We are all, in one way or another, concerned about righteous living, about holy living, but oftentimes the result is the same in the church as in the world: those who are most needy are excluded from the best care. So, there is another way of looking at the church: rather than a gathering of saints, we can look at the church as a hospital for sinners. This seems to be the way Jesus is looking at it, when he tells the Pharisees, ‘those who are well have no need of a physician, but those who are sick.....For I have come to call not the righteous but sinners.’
Not the righteous, but sinners. And lest we not realize the radical nature of this statement, consider who is included in ‘sinners’. There’s Matthew the tax collector, working for the Romans and cheating his own people. There’s the Samaritan woman who was married five times. Jesus comes for them, and for others as well, whether street people or corporate executives, addicts and AIDS victims, immigrants and wanderers and workaholics, the judgmental and the lackadaisical. Jesus comes to call sinners, and to call them to get up and follow him. Jesus comes to call sinners, and when we consider the church only as a gathering of saints, we run the risk of excluding the very people who need his care the most. We also run the risk of making the church into a great "self-help" center, where we are expected to heal ourselves by our own pursuit of righteousness. When we call the church a hospital, a hospital for sinners, we can see clearly our own need, and confess that only Christ can say the word, only Christ can heal us, only Christ can raise us from the dead, so that can get up and live, daily returning to the source of our healing and life. When we call the church a hospital, we realize our utter helplessness and the power of God’s love and forgiveness in our lives. As Martin Luther once said, "So we are now under the Physician’s care. The sin, it is true, is wholly forgiven, but it has not been wholly purged.... the Holy Spirit must cleanse the wounds daily."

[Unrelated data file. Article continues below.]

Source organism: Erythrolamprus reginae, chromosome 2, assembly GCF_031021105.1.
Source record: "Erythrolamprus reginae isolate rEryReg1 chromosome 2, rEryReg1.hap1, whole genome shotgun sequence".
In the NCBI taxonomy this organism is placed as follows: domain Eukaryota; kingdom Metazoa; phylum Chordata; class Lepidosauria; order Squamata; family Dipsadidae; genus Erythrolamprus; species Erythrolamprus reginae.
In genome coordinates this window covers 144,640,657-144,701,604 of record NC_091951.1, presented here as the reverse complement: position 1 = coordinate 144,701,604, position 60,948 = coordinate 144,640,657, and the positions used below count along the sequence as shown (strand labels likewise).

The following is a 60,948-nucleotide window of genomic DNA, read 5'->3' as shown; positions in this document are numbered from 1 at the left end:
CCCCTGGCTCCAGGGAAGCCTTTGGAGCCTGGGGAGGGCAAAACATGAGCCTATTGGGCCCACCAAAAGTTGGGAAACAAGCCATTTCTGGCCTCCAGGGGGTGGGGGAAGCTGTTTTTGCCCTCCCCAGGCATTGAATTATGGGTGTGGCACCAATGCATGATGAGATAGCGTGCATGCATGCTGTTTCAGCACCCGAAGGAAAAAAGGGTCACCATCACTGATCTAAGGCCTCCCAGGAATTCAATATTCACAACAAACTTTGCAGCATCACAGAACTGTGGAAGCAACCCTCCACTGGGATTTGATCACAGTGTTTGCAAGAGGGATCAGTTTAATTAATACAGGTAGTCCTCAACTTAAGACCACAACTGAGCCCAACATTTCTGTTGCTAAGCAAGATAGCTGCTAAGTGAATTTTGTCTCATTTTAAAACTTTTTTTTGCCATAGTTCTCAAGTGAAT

The church is not a gathering of saints, but a hospital for sinners. You may worry that this seems a passive view, that if this is so, we might run the risk of seeing ourselves only as receiving care, but not as giving care to one another, or to others. And I admit, that this is a risk, when we think that way, until I think of a friend of mine, who has endured several hospitalizations, and so it quite familiar with hospitals. I remember one time when I visited her, that she had been carrying on quite a conversation with the woman in the next bed, and had found out some of her new friend’s concerns and worries and hopes. She invited all of us to pray together on that day, both giving and receiving God’s blessing. She realized that in God’s hospital, we are all both sinners in need of healing, and ministers empowered to share God’s blessings.
There is one more risk involved in seeing the church as primarily a gathering of saints, and that’s the risk of seeing ‘righteousness’ as ‘staying out of trouble.’ It’s the risk of seeing ‘righteousness’ as something we do by eating right, praying and staying away from the wrong people. In truth, righteousness is a free gift given to us in the love and mercy of God, and through the death and resurrection of Jesus. We are made righteous when Jesus looks at us, and calls our names, ‘Follow me.’ "Little girl, get up.’ ‘Daughter, your faith has made you well.’ And the result of Jesus’ call might be just the opposite of staying out of trouble. After all, we follow Jesus, who fed the hungry and ate with sinners, who forgave sins, who befriended the poor, and made the powerful angry. After all, we follow Jesus, who came into this troubled world to live and die as one of us, to heal us and to raise us and to gather us together as his own. You can’t say that he ever stayed out of trouble.
There’s a story about Henry David Thoreau, that at one time he was engaged in some civil disobedience that landed him in jail for the night. His friend Ralph Waldo Emerson came to visit him, and upon seeing him, asked, "Henry! What are you doing in jail?" To which Thoreau replied, "Waldo! What are you doing OUT of jail?"
Perhaps we ought to turn the question of the Pharisees around: instead of asking, "Why does your teacher eat with tax collectors and sinners?", we need to ask, "why do we NOT eat with sinners more often? After all, who are we all, but sinners found by God's love? Jesus still comes not for the spiritually fit, but for sinners...for the immigrant and the executive, for the down-and-out and the successful, for the doubting and the certain, for those weary and well. He comes to lift us up, again and again, to remind us that we are his beloved children, and to say to us, ‘Follow me. Follow me into a troubled world, full of people like you: beloved sinners, children of God."